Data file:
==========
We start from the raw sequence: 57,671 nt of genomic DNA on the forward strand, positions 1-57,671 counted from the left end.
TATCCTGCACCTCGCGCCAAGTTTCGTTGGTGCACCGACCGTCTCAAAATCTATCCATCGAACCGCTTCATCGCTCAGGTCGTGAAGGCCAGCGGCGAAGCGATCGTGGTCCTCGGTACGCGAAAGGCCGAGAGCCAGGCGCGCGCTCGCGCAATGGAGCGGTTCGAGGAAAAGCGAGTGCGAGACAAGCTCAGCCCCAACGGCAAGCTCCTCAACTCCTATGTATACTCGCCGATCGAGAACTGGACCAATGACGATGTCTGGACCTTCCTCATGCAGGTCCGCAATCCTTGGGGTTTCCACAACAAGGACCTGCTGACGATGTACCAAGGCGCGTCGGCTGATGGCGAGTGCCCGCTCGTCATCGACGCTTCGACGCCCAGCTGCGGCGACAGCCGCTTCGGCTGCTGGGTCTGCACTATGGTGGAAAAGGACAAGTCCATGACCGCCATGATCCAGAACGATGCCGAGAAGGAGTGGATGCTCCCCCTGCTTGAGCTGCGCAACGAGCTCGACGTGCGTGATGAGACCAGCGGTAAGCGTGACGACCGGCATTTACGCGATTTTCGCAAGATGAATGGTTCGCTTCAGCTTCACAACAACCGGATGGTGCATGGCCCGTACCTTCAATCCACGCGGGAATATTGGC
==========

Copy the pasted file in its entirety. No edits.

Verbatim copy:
We start from the raw sequence: 57,671 nt of genomic DNA on the forward strand, positions 1-57,671 counted from the left end.
TATCCTGCACCTCGCGCCAAGTTTCGTTGGTGCACCGACCGTCTCAAAATCTATCCATCGAACCGCTTCATCGCTCAGGTCGTGAAGGCCAGCGGCGAAGCGATCGTGGTCCTCGGTACGCGAAAGGCCGAGAGCCAGGCGCGCGCTCGCGCAATGGAGCGGTTCGAGGAAAAGCGAGTGCGAGACAAGCTCAGCCCCAACGGCAAGCTCCTCAACTCCTATGTATACTCGCCGATCGAGAACTGGACCAATGACGATGTCTGGACCTTCCTCATGCAGGTCCGCAATCCTTGGGGTTTCCACAACAAGGACCTGCTGACGATGTACCAAGGCGCGTCGGCTGATGGCGAGTGCCCGCTCGTCATCGACGCTTCGACGCCCAGCTGCGGCGACAGCCGCTTCGGCTGCTGGGTCTGCACTATGGTGGAAAAGGACAAGTCCATGACCGCCATGATCCAGAACGATGCCGAGAAGGAGTGGATGCTCCCCCTGCTTGAGCTGCGCAACGAGCTCGACGTGCGTGATGAGACCAGCGGTAAGCGTGACGACCGGCATTTACGCGATTTTCGCAAGATGAATGGTTCGCTTCAGCTTCACAACAACCGGATGGTGCATGGCCCGTACCTTCAATCCACGCGGGAATATTGGC